Functional and molecular approaches to study mu and delta opioid receptor hetero-oligomerization in a model of neuropathic pain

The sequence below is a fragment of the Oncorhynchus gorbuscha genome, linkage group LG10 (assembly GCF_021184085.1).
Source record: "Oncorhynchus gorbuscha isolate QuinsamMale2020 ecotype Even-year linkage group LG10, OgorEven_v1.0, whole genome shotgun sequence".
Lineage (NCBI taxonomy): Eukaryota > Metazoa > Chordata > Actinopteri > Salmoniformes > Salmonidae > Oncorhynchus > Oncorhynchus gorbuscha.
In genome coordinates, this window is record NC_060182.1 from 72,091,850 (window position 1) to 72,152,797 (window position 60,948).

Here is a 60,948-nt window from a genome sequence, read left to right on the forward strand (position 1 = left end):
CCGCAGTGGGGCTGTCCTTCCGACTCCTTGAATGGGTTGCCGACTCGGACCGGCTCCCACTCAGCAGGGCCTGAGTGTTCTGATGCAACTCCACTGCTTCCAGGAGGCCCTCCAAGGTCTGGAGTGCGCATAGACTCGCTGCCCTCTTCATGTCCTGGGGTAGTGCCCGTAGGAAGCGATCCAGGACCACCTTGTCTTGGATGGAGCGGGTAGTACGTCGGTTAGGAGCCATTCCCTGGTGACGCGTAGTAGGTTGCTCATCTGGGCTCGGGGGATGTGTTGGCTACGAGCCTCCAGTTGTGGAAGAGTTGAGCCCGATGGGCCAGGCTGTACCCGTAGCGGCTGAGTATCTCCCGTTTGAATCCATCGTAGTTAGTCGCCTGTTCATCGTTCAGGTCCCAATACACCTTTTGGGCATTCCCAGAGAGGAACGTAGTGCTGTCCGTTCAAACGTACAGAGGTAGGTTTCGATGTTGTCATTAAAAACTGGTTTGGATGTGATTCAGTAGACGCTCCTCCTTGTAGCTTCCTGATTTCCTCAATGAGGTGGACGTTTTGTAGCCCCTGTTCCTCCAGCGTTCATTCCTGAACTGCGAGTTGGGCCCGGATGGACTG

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Neuropathic (NP) pain is a debilitating form of chronic pain that can result from a variety of disease states that target the sensory nervous system. NP pain can manifest as burning or shooting pain, and is commonly refractory to traditional analgesics including opioids. Clinically used opioids target the mu opioid receptors (MORs); preclinical reports, however, suggest that the delta opioid receptor (DOR) may be a valid target. It is now accepted that MORs and DORs oligomerize in heterologous expression systems and exhibit novel pharmacology distinct from their monomers. This research aimed to utilize both functional and molecular evidence to identify if a heteromeric mu-delta opioid receptor oligomer (M/DOR) forms in vivo and whether it is upregulated in NP pain. In an animal model of NP pain, animals displayed characteristic behaviours including protecting of the ipsilateral hindpaw from environmental stimuli, and mechanical allodynia in this paw. Behavioural studies reported that acute injection of DOR- selective agonists that bind M/DOR produced enhanced thermal antinociception and reversed mechanical allodynia in NP rats. DOR agonists that have low binding affinity for M/DOR did not produce enhanced thermal antinociception but did reverse mechanical allodynia in NP rats. Molecular studies were employed to characterize the molecular species of ORs in the lumbar spinal cord. Isolated spinal cord membranes were subjected to coimmunoprecipitation with a M/DOR antibody. Co-immunoprecipitation was unable to conclusively identify changes in M/DOR levels in the dorsal horn but did confirm that such a species exists in vivo. Furthermore, antibody characterization was completed to determine if the commercial antibodies used were labeling the appropriate OR proteins. HEK293T cells transfected with MOR and/or DOR plasmids were used in Western blotting and immunocytochemistry protocols to test commercially available antibodies. These studies determined that MOR and DOR antibodies do label their respective OR type, but also recognize additional proteins (non-specifically) in Western blotting protocols. In conclusion, behavioural studies revealed a putative role for M/DOR agonists in the treatment of NP pain; however, more sensitive tools and protocols must be developed before molecular experiments are able to identify quantifiable changes with endogenous M/DORs.